Laws and Regulations

Where does most of the CBD in the US come from?

Written by Asia Mayfield

The murky, conflicting laws surrounding the American cannabis industry are having a huge effect on the recent CBD boon. Interest in the cannabinoid is surging as people seek out safe, non-psychoactive ways to treat their pain. There are two ways to obtain CBD, yet most manufacturers in the country are limited to only one.

The legal world splits the plant Cannabis sativa into two types –  cannabis, and hemp. Cannabis and Hemp are both species in the Cannabis sativa genus. Cannabis plants are bred specifically for their cannabinoid content, while hemp plants are raised for their fiber-rich, low-THC seeds and stalks.

Because cannabis is still considered to be a Schedule I drug by the Federal government, however, the way the two plants are treated is drastically different. Hemp is exempt from Federal laws banning Cannabis sativa plants. To qualify as ‘Hemp,’ Federal law dictates that the plants must have a dry THC mass of less than 0.3%.

In states that have legalized cannabis, manufacturers can choose to extract CBD either from hemp or from cannabis. In the 31 states where there’s no form of legal cannabis, however, manufacturers have to rely solely on hemp. CBD from hemp is also currently allowed to be imported from other countries! Therefore, most of the CBD products sold in the U.S. are hemp-based.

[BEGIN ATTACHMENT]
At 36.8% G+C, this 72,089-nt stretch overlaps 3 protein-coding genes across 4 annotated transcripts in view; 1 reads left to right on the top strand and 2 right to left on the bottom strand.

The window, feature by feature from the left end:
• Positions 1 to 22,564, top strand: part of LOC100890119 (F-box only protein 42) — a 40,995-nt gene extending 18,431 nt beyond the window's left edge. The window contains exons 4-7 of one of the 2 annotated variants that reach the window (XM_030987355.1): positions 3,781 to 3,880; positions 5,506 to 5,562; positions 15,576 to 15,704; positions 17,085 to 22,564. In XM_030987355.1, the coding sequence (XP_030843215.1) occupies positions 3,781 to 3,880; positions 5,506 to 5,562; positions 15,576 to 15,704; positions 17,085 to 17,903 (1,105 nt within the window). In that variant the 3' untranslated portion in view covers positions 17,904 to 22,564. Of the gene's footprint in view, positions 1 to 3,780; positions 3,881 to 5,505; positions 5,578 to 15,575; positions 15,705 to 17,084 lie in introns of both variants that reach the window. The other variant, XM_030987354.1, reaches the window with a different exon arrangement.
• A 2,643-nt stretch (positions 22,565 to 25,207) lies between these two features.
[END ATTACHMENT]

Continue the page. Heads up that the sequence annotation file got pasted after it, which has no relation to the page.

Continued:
Hemp CBD

Hemp CBD products are sourced from those parts of the Cannabis sativa L. plant that are excluded from the definition of “Marihuana” under the Controlled Substances Act, such as the stalks and the seed. Those portions of the plant contain very little cannabinoids, and as such are allowed to be bought, sold, and processed for interstate and international commerce. Making Hemp CBD oil requires the processing of many more times the plant mass than the when extracting CBD from cannabis.

Cannabis CBD

Besides the lack of bioaccumulation problems, research indicates that there are benefits to consuming full spectrum extracts and not just CBD. The different cannabinoids work with each other and with terpenes to create the entourage effect. Project CBD notes: “For patients struggling with a wide range of conditions, CBD and THC work best together, enhancing each other’s beneficial effects.”

Even though the majority of CBD in the United States comes from Hemp, preliminary evidence indicates that cannabis-based CBD products provoke superior effects.However, most manufacturers will still have to extract CBD from hemp until the Federal government re-schedules or de-schedules cannabis nation-wide.

About the author

Asia Mayfield

Asia Mayfield is a freelance writer who focuses on the cannabis industry. She can be reached at